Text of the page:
Posted by:

06 Dec 2018

My only real problem with the mighty one is the time stealing. Of course it isn't stealing if one gives it willfully, so you can't fault them for that. I took a sabbatical for several months and it was painless although there were times when I thought, "I should post th.. oh yeah". It's a weird yet welcome feeling to NOT access Facebook all the time. I now limit it so that I can have a real life too. It's funny I've never been banned, but I have had a couple of religious rants deleted without being blocked. Maybe I'm not trying hard enough.

Posted by:

Eli Marcus
06 Dec 2018

Hi Bob!
There is a relatively new social media platform that is aimed at artists, or "creators" as they label themselves, for sharing art - Ello.co

when they first launched, I thought they were trying to offer an alternative to FB, but they have since grown and developed basically into a network for artists - professional, amateur, and everything in between. It may not replace FB, but it is definitely a breath of fresh air...

Posted by:

Martin Wilkinson
06 Dec 2018


Posted by:

06 Dec 2018

I use Twitter almost exclusively. My association posts its minutes on Facebook so I go in every three months and look at those and that's it. No interest in it and never really have had. Twitter is much faster, funnier and anything happening anywhere shows up there faster than anywhere else.

Posted by:

06 Dec 2018

I agree - you might try OANN's freetalk24.com. Conservative conversations would not be a problem.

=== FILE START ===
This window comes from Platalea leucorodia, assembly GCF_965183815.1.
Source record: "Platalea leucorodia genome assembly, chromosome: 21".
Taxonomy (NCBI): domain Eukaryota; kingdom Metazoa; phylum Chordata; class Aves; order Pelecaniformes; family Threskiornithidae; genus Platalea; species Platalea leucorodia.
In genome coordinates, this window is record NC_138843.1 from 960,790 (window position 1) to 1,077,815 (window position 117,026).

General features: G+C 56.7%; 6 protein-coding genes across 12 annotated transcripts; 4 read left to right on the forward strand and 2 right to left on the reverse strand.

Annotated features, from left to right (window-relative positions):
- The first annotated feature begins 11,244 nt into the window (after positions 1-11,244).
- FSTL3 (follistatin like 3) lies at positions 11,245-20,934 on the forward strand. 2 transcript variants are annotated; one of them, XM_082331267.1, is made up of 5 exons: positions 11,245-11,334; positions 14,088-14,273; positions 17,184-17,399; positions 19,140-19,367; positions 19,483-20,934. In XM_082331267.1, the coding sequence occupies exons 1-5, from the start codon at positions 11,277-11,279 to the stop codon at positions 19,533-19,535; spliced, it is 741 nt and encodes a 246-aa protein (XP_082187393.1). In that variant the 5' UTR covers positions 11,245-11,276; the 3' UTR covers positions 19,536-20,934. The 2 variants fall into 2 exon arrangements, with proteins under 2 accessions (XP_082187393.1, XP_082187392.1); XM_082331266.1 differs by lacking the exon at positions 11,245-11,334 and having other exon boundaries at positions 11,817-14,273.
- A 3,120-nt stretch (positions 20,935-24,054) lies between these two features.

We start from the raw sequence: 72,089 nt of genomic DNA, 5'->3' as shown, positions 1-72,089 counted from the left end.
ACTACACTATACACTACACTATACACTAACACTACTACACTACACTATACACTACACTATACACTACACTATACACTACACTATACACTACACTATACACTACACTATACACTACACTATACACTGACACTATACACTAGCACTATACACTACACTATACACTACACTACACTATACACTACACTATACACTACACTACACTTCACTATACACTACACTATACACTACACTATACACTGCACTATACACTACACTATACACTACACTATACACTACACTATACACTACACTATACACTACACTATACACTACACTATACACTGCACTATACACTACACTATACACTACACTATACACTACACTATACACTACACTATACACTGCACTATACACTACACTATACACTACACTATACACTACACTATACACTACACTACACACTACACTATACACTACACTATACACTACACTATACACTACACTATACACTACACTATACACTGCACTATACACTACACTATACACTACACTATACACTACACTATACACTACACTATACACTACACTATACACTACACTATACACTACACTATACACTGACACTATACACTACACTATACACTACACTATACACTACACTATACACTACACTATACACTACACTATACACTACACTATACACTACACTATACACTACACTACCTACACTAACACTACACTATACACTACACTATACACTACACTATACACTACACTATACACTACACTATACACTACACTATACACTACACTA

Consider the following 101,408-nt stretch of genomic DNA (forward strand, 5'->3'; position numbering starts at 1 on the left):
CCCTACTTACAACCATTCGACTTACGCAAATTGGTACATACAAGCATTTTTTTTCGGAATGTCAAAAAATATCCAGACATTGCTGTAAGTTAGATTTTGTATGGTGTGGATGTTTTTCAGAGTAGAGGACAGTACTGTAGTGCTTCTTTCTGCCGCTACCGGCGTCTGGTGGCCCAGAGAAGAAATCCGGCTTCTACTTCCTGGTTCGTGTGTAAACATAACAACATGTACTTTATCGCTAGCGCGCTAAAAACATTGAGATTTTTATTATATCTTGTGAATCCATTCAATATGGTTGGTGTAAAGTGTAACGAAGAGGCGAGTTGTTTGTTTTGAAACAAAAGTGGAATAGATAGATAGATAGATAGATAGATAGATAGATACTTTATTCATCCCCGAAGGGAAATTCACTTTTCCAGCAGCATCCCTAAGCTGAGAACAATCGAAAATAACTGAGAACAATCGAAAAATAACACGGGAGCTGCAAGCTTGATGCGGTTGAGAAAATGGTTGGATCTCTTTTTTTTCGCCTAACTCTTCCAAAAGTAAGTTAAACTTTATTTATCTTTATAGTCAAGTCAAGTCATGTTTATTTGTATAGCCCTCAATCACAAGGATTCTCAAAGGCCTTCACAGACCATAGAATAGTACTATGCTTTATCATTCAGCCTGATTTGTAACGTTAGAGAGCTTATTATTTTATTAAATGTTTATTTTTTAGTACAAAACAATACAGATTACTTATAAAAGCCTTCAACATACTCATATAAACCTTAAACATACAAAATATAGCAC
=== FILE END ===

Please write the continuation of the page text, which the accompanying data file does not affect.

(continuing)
Posted by:

Bob Kinsler
06 Dec 2018

I wish we had something like AOL's Chat rooms again. Then again AOL had a nice social media display for those that remember it.

Posted by:

10 Dec 2018

I like Facebook and read it every day. I have deliberately kept my Friends list small; people from a group that migrated when MSN folded, family and a few others who share an interest. I'm a member of two closed groups, one of which is very large, and the comments on the large one do use up considerable time but they're interesting and sometimes hilarious. It's been a godsend for keeping up with family. My sister and I don't live all that far apart but, for various reasons, are unable to travel so we can exchange news and photos that keep us in touch. It's better, in many ways, than calling long distance because you pick up the little things that otherwise wouldn't get mentioned. As for my grandnieces and grandnephews, I would probably never hear about them at all without Facebook. If everybody migrated, I would happily migrate too but I can't see that happening.

Posted by:

11 Dec 2018

I find FB boring to be honest. Its just not me to want to know who is off to drink coffee etc etc - teens and families with young kids will like it more. Nice for those into it mind.
Twitter is my forte - fast moving and news on he minute.

Posted by:

Jim Horn
03 Jan 2019

I love Facebook's convenience.

I hate Facebook's bigotry and biased censorship. I sometimes post things that are politically provocative (I'm a conservative) and have been placed into facebook's exile several times. I am more than annoyed and am preparing to bail.